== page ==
Armadillo detections in Northwest Arkansas
DeGregorio, Brett (2022), Armadillo detections in Northwest Arkansas, Dryad, Dataset, https://doi.org/10.5061/dryad.d7wm37q2d
As the human footprint upon the landscape expands, wildlife seeking to avoid human contact are losing the option of altering their spatial distribution and instead are shifting their daily activity patterns to be active at different times than humans. In this study, we used game cameras to evaluate how human development and activity were related to the daily activity patterns of the nine-banded armadillo (Dasypus novemcinctus) along an urban to rural gradient in Arkansas, USA during the winter of 2020-2021. We found that armadillos had substantial behavioral plasticity in regard to the timing of their activity patterns; >95% of armadillo activity was nocturnal at six of the study sites whereas between 30 and 60% of activity occurred during the day at 3 other sites. The likelihood of diurnal armadillo activity was best explained by the distance to downtown Fayetteville (the nearest population center) and estimated ambient sound level (both indices of human activity) with armadillos being most active during the day at quiet sites far from Fayetteville. Furthermore, armadillo activity occurred later during the night period (minutes after sunset)at sites near downtown and with higher anthropogenic sound. Anecdotal evidence suggests that the observed activity shift may be in response to not only human activity but the presence of domestic dogs. Our results provide further evidence that human activity has subtle nonlethal impacts on even common, widespread wildlife species. Because armadillos have low body temperatures and basal metabolism, being active during cold winter nights likely has measurable fitness costs. Nature reserves near human population centers may not serve as safe harbors for wildlife as we intend, and managers could benefit from considering these nonlethal responses in how they manage recreation and visitation in these natural areas.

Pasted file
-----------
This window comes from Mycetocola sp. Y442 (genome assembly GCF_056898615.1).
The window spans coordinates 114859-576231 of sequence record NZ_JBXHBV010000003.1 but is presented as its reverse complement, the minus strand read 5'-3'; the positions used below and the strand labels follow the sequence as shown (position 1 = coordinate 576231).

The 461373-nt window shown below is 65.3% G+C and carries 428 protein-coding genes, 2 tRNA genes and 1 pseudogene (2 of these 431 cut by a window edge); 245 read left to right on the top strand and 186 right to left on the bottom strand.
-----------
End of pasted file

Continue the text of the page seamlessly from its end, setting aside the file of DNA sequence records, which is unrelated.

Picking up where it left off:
We used motion-triggered wildlife game cameras to document the presence and activity patterns of nine-banded armadillos at each study site. We used a combination of Spypoint Force Dark (Spypoint Inc, Victoriaville, Quebec, Canada) and Browning Strike Force (Browning, Morgan, Utah, USA) model cameras. To determine camera locations, we overlaid each study site with a series of 150 m x 150 m grids. Each grid was assigned a number and we randomly chose grids in which cameras would be placed. No grid received more than one camera at a time although at some sites multiple cameras were placed within the same grid at different times of the year. We used this approach to ensure cameras were dispersed across the study sites. Within selected grids, we placed cameras in locations with clear lines of sight for at least 15 m and in locations that would not be visible from roads or trails to avoid theft or the photography of people. We placed cameras on either trees or tripods 50 cm above the ground. We programmed cameras to operate 24 hrs per day, take bursts of 3 photos at each trigger, and to reset after 5 seconds. We downloaded memory cards from cameras approximately every 2 weeks. Due to constraints on the number of cameras, cameras were not deployed at all sites simultaneously and not all sites had equal sampling effort. At each specific location where a camera was deployed, we recorded the coordinates so we could later use a GIS (ArcMap 10.2; ESRI Inc, Redlands, CA, USA) to calculate landscape variables around each camera.
We reviewed all photographs using the Timelapse 2.0 software (Greenberg et al. 2019). Timelapse 2.0 allowed us to rapidly review photographs, extract metadata (date, time), and to assign species identity to each group of photographs. Timelapse 2.0 also allowed us to group photographs into sequences. We assumed all photographs taken within 5 min of one another were one sequence of the same individual and these photographs were combined into one unique detection to reduce double-counting individuals. We chose 5 min for the sequence length because most detections of armadillos foraging in front of cameras lasted for less than 5 min and allowed even slow-moving individuals to move out of range of the camera. We scored each armadillo detection as occurring during day or night based on the sunrise and sunset time for the 15th day of that month so that our definitions of diurnal and nocturnal activity varied across the study to account for changing daylengths. We used the time of the first armadillo detection within the sequence to assign the timing of activity.
See attached file to understand data sheet.
Arkansas Game and Fish Commission, Award: Cooperative Agreement No. 1434-04HQRU1567